The Progressives' success is readily visible on a map of the U.S.: More than a quarter of the nation's land is in the hands of just four federal conservation agencies. Yet political conditions were far different in 1900 than they are today:

In such simple times, it was easy to get the attention of Congress and the president and to promote a broad understanding of such complex issues as forestry, water resources, and the benefits of parks. In fact, the conservation movement was one of the originators of political techniques commonly used by special interest groups today: mass mailings, write-in campaigns, and Washington, DC, lobby groups.

Today, the federal government is much larger and everyone is a special interest group. Only about a quarter of a percent of federal resources are devoted to natural resources, and the average member of Congress who is bombarded by dozens of special interest groups every day doesn't have time to master the complexities of ecosystem management or biodiversity.

In such an atmosphere, interest groups quickly learn that they have about thirty seconds to gain the attention of any member of Congress or their staff. This means two things:

Of course, the reality is that neither a Republican Congress, with its ties to business, nor a Democratic Congress, with its ties to labor, are likely to shut down an industry that is an important part of the economies of many Congressional districts in nearly 40 states. But within the movement, ideas such as the no-cut proposal became viable because of an internal pressure: the severe competition for funds.

Internal Divisions

To outsiders, the environmental movement is a monolithic entity. But insiders know that the movement is in reality strained and sometimes torn by all sorts of divisions.

The best known such division is between national and local environmental groups. The national groups cover numerous issues, and in politics compromise is the name of the game. Thus the nationals will compromise on one issue in order to maintain a place at the table for the next issue. The locals are more often single-issue groups--a roadless area, a species, or an ecotype that offers no middle ground between winning and losing. Thus, the locals view the nationals as sell outs, while the nationals think the locals are naive and unrealistic.

Less known is the division between staffed and volunteer groups. The staffed groups must devote an embarrassingly large share of their efforts to fundraising, and a lot of their day-to-day decisions are based on the need to meet the monthly payroll. Volunteer groups face no such pressures, and are motivated by the "purer" goal of saving the environment. So the volunteers suspect that the staffed groups are "only in it for the money," while the staffed groups regard the volunteers as loose cannons.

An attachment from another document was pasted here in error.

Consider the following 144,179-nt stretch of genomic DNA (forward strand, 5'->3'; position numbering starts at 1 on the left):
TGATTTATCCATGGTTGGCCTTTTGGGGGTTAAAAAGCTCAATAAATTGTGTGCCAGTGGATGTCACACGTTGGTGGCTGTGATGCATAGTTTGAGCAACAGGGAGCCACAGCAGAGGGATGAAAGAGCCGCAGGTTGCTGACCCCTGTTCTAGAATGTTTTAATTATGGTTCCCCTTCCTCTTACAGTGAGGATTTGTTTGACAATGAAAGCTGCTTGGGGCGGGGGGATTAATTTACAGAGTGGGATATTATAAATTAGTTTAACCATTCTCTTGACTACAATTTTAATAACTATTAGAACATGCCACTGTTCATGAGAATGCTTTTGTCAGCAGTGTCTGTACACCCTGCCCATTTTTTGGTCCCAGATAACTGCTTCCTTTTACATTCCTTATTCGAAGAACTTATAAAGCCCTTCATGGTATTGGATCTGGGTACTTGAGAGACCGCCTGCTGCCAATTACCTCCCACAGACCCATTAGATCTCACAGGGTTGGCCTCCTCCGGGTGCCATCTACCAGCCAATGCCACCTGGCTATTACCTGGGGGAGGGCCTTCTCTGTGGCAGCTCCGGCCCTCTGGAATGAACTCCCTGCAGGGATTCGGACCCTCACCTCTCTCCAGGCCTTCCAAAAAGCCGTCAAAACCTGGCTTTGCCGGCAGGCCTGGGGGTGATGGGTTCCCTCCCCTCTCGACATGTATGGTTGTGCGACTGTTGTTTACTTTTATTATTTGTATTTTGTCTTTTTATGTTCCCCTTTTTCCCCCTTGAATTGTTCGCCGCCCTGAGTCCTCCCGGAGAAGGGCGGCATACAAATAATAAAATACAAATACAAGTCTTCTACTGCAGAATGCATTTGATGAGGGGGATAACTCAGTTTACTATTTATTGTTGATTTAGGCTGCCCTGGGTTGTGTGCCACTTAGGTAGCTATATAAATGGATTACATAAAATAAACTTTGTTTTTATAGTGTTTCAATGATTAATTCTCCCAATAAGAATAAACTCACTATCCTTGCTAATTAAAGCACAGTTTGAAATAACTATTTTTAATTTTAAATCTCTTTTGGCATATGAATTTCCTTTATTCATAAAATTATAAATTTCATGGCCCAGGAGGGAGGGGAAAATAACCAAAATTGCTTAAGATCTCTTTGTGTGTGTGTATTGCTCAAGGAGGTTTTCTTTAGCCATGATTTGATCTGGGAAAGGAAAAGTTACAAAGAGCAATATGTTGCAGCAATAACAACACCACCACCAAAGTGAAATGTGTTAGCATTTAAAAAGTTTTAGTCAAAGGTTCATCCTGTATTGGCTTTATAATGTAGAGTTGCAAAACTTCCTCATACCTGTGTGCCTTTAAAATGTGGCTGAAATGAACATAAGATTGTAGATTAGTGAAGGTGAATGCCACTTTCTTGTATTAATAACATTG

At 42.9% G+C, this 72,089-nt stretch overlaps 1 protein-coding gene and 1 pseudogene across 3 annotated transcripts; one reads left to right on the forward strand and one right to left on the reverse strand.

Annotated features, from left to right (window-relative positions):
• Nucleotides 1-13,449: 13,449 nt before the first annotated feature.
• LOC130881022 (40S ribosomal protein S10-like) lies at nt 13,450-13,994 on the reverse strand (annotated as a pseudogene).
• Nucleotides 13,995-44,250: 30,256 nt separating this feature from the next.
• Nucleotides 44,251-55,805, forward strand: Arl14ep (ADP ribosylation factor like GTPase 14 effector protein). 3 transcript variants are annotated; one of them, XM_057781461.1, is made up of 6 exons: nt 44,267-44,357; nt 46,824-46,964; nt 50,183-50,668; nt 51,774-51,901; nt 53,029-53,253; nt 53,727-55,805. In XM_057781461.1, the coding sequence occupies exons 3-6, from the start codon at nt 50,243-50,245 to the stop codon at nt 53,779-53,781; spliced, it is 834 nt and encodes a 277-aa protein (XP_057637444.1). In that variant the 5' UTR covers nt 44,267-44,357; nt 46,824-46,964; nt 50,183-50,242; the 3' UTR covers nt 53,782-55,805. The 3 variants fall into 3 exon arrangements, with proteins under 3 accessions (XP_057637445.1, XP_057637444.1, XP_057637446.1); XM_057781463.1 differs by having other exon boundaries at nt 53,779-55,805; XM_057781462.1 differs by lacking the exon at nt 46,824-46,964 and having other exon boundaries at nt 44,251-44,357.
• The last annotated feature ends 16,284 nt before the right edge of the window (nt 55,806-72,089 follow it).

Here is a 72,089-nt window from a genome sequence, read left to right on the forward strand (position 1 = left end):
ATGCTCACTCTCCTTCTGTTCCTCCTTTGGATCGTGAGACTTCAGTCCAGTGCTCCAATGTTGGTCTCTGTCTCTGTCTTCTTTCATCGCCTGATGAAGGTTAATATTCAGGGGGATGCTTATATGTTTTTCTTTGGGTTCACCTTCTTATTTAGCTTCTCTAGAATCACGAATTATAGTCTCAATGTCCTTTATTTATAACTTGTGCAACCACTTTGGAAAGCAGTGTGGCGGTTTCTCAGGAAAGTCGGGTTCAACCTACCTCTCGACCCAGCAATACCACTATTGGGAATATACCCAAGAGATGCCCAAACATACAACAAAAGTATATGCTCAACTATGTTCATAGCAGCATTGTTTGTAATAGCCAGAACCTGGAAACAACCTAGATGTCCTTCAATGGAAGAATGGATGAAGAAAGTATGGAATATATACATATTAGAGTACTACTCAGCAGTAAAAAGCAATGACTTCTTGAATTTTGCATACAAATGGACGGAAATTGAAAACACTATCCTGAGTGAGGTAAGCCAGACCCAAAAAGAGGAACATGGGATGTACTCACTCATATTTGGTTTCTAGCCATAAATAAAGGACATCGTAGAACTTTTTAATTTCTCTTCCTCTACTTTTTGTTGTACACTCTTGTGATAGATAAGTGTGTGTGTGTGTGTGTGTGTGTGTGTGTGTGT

Another division is between the technocrats and the biocentrists. The technocrats see every problem as a scientific one with an economic, ecologic, or other technical solution, which may differ from acre to acre. The biocentrists are more concerned with values and are more inclined to sweeping solutions to problems. Technocrats view the biocentrists as dreamers, while the biocentrists derisively term the technocrats "shallow ecologists."

Finally, there is the division between environmentalists who work on natural resource issues and those who work on more urban issues such as pollution and transportation--or, to use John Baden's terms, a division between "romance" and "sludge." People from the sludge side tend to see environmental problems as just a part of larger social issues, while people on the resource side are often more focused. The two sides rarely interact and in some cases view one another with hostility. Many urban environmentalists, for example, oppose efforts to protect wilderness, saying that if we could make the cities livable we wouldn't need wilderness.

Nearly all of these divisions have existed for some time, but only became pronouced in the 1980s. During the 1970s, most environmental groups were poor and survived on the enthusiasm of the low-paid staff or unpaid volunteers. But when Ronald Reagan was elected and appointed James Watt as Secretary of the Interior, it suddenly became easy for the big national groups to get new members and contributors.